This is a response I made to the thread that didn't make it into the archive (I think) :https://lists.linuxfoundation.org/pipermail/lightning-dev/2018-December/001752.html
Happy new year lightning-dev!
This topic is my main area of research at moment so I'm really happy to see a thread about it. In general I agree with ZmnSCPxj's analysis and conclusions. I'd like to add a couple of ideas to this discussion and would greatly appreciate some early peer review on them :)
I think the "option problem" is actually caused by protocols using HTLCs in a naive way rather than the use of HTLCs themselves. Consider the atomic swap protocol described in the OP:
- You provide me a hash of some secret preimage that only you know.
- You make an HTLC on the Bitcoin blockchain. The value of this HTLC is
P, the hash is the hash you gave above, and the timelock is
E+ 1 day.
- I make an HTLC on the WJT blockchain. The value of this HTLC is 1, the hash is the hash you gave, and the timelock is
If we take this protocol and draw out its abstract functionality we get:
- Up for sale Alice puts Asset
Aup for sale to Bob for some time period
- Make expiring offer Bob makes an offer of asset
Bwhich expires at time
- Take offer Alice may take the offer up until time
As has been pointed out, Alice has an "option" for the duration of
Eb (and she didn't pay a premium). This is because Bob made her an offer he cannot cancel (an offer you can't cancel but has an expiration is basically the definition of being short an option contract).
In order to remedy this, the party that makes the offer must be able to cancel their offer at any point after they have made it (before the counterparty has taken it). This should be intuitive because it's how centralised exchanges work.
Therefore, the ideal abstract functionality we want is:
- Make Offer Alice makes an offer to Bob to trade
- Take Offer Bob can take the offer (if Alice hasn't already cancelled it) and get
Ain exchange for
- Cancel Offer If Bob hasn't taken the offer, Alice may get back
Aby cancelling the offer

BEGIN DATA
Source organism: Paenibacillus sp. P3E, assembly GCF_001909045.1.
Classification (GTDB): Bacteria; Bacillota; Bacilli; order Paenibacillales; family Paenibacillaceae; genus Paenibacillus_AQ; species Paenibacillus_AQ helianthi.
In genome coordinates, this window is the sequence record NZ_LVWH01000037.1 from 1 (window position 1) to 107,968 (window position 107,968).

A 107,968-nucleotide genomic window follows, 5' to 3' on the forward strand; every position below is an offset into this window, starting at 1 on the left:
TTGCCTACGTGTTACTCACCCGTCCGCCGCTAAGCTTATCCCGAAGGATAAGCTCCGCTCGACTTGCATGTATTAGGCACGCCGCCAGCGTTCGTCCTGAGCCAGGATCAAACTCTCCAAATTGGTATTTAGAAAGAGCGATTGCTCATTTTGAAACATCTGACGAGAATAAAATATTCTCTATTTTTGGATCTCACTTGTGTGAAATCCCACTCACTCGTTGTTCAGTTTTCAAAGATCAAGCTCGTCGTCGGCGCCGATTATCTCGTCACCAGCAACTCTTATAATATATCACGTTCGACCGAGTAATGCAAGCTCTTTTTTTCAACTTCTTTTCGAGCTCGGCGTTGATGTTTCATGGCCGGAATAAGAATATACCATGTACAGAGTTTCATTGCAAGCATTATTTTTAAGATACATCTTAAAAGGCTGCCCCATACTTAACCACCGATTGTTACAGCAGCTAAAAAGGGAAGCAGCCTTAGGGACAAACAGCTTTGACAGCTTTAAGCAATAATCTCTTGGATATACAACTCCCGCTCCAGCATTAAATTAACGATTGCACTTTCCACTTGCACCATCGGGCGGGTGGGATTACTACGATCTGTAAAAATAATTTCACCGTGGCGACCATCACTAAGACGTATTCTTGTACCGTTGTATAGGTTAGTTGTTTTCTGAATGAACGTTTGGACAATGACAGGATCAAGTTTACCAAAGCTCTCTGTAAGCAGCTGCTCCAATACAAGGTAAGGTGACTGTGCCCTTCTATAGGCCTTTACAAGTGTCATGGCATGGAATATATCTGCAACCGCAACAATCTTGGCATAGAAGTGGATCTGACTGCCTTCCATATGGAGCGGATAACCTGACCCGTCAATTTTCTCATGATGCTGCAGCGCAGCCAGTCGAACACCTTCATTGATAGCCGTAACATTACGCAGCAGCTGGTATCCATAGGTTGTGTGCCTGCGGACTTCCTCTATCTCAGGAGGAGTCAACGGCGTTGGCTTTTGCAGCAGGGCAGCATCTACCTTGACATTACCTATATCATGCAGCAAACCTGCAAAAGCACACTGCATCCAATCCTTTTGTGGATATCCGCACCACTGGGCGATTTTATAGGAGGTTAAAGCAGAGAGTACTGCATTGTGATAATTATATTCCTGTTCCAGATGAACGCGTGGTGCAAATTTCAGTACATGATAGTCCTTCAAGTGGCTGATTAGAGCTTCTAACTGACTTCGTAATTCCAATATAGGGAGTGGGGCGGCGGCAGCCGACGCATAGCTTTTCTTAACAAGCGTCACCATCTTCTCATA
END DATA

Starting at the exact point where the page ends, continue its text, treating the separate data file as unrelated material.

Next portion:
I developed the protocol below which comes pretty close to realising this. Let
- α and β and be two bitcoin-like blockchains
- Alice own asset
Aon the α blockchain and
Con the β blockchain
- Bob own asset
Bon the β blockchain
- Alice puts the HTLC for
Aon α and waits for it to confirm (as per usual)
- Alice creates a partial β blockchain transaction by signing one input and one output (using SIGHASH_SINGLE for example):
- The input is the asset
- The output is a HTLC which gives
Cto herself with the secret or gives them both to Bob on timeout She sends this partial transaction to Bob. (This gives us the "Make Offer" functionality)
- The input is the asset
- If Bob wants to accept the offer, he adds asset
Bto another input of the transaction and posts it to β. (This gives us "Take Offer" functionality)
- If Alice wishes to cancel the trade before Bob has confirmed this transaction she double spends the
Coutput and then reclaims
Aon α after the timeout. (This gives us the "Cancel Offer" functionality)
- If the "Take Offer" transaction is confirmed on β, Alice must unlock the HTLC before the timeout or Bob will gain
CAND get back
- Once she reveals the secret, she both gets back
- Bob can now take
Aon α in the usual manner now that he has learned the secret.
Bob is not guaranteed to get
A after he "takes" the offer but he is guaranteed to get
A (in exchange for
C (for free). Obviously,
C is Alice's collateral for the trade. Bob should only take the offer if he wants
A more than
B and if he is sure that the value of gaining
C will be greater than any loss he could experience from
B depreciating relative to
A during the execution of the protocol.
I believe this shows that HTLCs do not in cause options but rather uncancelable offers + uncollateralized HTLCs cause the option problem.
I think this protocol works in payment channels in the case that Alice and Bob have direct channels to each other. The issue is that if Alice decides she wants to cancel at the same time Bob decides he wants to take it you have to go to the blockchain to resolve the issue (which will be rather arbitrary). CJP's idea of having a 3rd party who is trusted simply to compute the outcome of a offer (cancelled or taken) in layer 2 networks seems like a promising direction because this would avoid on-chain resolution in this case.
As ZmnSCPxj demonstrated, the idea of sending a payment in asset
A and the other party receiving it as asset
B with some exchange node in the middle doing a conversion is unsound given what we are able to construct in Lightning.
But this doesn't necessarily mean that Lightning has to be single asset. Theoretically, a single two-party channel could record multiple asset types with a state transaction that has distinct outputs for different asset-type/party combinations. This would allow you to buy an amount of the desired asset in one of your channels by simply doing a state update where you lose
A in exchange for
B with your direct peer (no HTLCs needed). You can then just send
B normally to the receiver. This is not quite as good as a cross asset payment but it could still be useful*.
Quite simply, if you want to send someone asset
A but they want to receive asset
B then just buy asset
B with asset
A and then send
B to them!
*I don't know much about non-native assets on Bitcoin and their suggested integration with LN so I'm just guessing here.
All the best for 2019, Lloyd \n